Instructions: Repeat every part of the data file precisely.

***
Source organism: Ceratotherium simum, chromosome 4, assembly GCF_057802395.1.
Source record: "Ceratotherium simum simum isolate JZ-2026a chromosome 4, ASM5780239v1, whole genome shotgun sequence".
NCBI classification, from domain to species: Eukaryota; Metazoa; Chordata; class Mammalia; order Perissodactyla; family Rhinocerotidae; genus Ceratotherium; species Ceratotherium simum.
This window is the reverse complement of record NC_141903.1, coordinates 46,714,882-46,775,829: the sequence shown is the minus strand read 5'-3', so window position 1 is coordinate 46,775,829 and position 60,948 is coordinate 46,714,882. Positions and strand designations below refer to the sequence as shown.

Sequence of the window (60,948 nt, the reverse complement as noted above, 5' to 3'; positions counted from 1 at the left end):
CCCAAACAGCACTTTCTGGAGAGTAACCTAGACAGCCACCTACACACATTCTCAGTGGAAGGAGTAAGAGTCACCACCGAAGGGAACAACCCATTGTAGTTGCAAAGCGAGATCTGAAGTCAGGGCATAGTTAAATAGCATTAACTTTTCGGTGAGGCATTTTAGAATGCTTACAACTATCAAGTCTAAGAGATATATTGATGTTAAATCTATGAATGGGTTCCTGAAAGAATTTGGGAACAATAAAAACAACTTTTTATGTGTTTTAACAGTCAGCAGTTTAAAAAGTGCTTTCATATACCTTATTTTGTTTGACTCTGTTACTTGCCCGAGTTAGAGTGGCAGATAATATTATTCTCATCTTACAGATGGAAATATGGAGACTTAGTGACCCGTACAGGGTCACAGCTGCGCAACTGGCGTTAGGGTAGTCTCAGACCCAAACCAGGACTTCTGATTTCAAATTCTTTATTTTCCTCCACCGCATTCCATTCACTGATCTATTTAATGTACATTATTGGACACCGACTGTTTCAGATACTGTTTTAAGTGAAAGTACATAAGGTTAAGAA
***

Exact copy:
Source organism: Ceratotherium simum, chromosome 4, assembly GCF_057802395.1.
Source record: "Ceratotherium simum simum isolate JZ-2026a chromosome 4, ASM5780239v1, whole genome shotgun sequence".
NCBI classification, from domain to species: Eukaryota; Metazoa; Chordata; class Mammalia; order Perissodactyla; family Rhinocerotidae; genus Ceratotherium; species Ceratotherium simum.
This window is the reverse complement of record NC_141903.1, coordinates 46,714,882-46,775,829: the sequence shown is the minus strand read 5'-3', so window position 1 is coordinate 46,775,829 and position 60,948 is coordinate 46,714,882. Positions and strand designations below refer to the sequence as shown.

Sequence of the window (60,948 nt, the reverse complement as noted above, 5' to 3'; positions counted from 1 at the left end):
CCCAAACAGCACTTTCTGGAGAGTAACCTAGACAGCCACCTACACACATTCTCAGTGGAAGGAGTAAGAGTCACCACCGAAGGGAACAACCCATTGTAGTTGCAAAGCGAGATCTGAAGTCAGGGCATAGTTAAATAGCATTAACTTTTCGGTGAGGCATTTTAGAATGCTTACAACTATCAAGTCTAAGAGATATATTGATGTTAAATCTATGAATGGGTTCCTGAAAGAATTTGGGAACAATAAAAACAACTTTTTATGTGTTTTAACAGTCAGCAGTTTAAAAAGTGCTTTCATATACCTTATTTTGTTTGACTCTGTTACTTGCCCGAGTTAGAGTGGCAGATAATATTATTCTCATCTTACAGATGGAAATATGGAGACTTAGTGACCCGTACAGGGTCACAGCTGCGCAACTGGCGTTAGGGTAGTCTCAGACCCAAACCAGGACTTCTGATTTCAAATTCTTTATTTTCCTCCACCGCATTCCATTCACTGATCTATTTAATGTACATTATTGGACACCGACTGTTTCAGATACTGTTTTAAGTGAAAGTACATAAGGTTAAGAA